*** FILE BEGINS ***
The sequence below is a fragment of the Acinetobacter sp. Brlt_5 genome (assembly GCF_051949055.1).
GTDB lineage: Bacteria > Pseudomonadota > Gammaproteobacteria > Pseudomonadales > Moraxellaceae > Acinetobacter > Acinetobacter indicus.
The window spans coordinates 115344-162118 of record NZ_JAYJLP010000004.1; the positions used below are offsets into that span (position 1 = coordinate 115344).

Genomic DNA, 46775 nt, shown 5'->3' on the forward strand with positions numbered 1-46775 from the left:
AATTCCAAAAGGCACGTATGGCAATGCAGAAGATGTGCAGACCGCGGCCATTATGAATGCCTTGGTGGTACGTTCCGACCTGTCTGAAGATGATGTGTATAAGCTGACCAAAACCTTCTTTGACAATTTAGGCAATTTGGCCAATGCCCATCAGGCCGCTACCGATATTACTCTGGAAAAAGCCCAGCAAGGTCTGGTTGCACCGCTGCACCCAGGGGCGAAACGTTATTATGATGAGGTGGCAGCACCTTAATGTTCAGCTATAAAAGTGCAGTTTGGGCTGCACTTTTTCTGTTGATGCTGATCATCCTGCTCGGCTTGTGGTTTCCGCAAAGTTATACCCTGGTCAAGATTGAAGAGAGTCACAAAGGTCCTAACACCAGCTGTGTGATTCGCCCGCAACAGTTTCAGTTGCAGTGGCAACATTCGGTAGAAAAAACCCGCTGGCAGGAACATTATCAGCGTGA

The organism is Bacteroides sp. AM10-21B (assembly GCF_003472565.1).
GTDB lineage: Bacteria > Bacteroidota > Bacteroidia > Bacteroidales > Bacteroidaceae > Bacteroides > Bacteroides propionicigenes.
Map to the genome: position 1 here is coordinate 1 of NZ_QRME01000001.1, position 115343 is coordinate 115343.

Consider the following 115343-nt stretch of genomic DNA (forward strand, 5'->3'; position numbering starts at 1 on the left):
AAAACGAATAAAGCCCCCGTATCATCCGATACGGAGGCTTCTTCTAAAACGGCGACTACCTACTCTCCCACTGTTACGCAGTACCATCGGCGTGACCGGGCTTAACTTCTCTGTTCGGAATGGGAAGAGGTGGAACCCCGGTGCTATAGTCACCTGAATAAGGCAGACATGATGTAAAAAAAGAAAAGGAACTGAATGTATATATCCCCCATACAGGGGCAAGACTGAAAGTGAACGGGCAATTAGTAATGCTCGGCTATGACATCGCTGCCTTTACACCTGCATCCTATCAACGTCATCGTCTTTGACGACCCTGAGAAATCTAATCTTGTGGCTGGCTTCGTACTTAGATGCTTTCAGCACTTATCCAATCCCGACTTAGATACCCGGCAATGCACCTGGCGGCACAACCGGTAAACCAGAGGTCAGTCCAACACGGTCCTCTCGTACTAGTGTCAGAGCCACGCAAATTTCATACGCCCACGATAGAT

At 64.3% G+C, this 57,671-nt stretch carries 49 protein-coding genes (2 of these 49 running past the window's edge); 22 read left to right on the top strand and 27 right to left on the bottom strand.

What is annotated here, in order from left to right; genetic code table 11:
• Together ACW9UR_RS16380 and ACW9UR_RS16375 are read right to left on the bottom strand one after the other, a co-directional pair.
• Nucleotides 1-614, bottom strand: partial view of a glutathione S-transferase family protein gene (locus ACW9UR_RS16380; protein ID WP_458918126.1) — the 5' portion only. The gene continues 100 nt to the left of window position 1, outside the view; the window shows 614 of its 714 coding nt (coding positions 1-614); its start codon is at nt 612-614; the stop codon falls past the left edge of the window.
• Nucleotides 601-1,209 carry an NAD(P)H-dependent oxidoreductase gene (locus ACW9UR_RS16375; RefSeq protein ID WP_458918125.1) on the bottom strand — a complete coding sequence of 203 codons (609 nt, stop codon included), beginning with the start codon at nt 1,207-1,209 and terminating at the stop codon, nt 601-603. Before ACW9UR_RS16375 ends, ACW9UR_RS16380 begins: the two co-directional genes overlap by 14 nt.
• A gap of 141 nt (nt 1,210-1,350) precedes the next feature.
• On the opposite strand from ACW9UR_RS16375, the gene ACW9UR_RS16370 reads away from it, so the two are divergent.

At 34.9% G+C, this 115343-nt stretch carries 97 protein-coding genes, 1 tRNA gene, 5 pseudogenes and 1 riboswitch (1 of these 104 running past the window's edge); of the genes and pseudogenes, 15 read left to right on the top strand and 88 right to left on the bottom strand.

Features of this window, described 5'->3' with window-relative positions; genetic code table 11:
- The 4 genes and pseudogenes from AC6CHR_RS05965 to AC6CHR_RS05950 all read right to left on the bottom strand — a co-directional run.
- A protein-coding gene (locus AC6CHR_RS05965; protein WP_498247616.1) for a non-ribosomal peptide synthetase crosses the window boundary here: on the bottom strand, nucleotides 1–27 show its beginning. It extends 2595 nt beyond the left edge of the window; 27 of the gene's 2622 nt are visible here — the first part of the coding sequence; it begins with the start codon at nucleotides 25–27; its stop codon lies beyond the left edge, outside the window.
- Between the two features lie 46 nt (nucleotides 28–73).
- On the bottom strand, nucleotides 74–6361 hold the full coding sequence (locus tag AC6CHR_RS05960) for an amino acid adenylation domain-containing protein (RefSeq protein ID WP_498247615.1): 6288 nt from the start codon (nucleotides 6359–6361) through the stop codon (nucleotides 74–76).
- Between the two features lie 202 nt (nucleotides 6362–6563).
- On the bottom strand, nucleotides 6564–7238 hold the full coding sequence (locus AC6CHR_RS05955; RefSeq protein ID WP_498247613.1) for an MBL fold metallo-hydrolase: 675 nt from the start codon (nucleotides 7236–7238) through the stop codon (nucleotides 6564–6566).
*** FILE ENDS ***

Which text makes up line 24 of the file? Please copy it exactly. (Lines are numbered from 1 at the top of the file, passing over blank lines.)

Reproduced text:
- Between the two features lie 202 nt (nucleotides 6362–6563).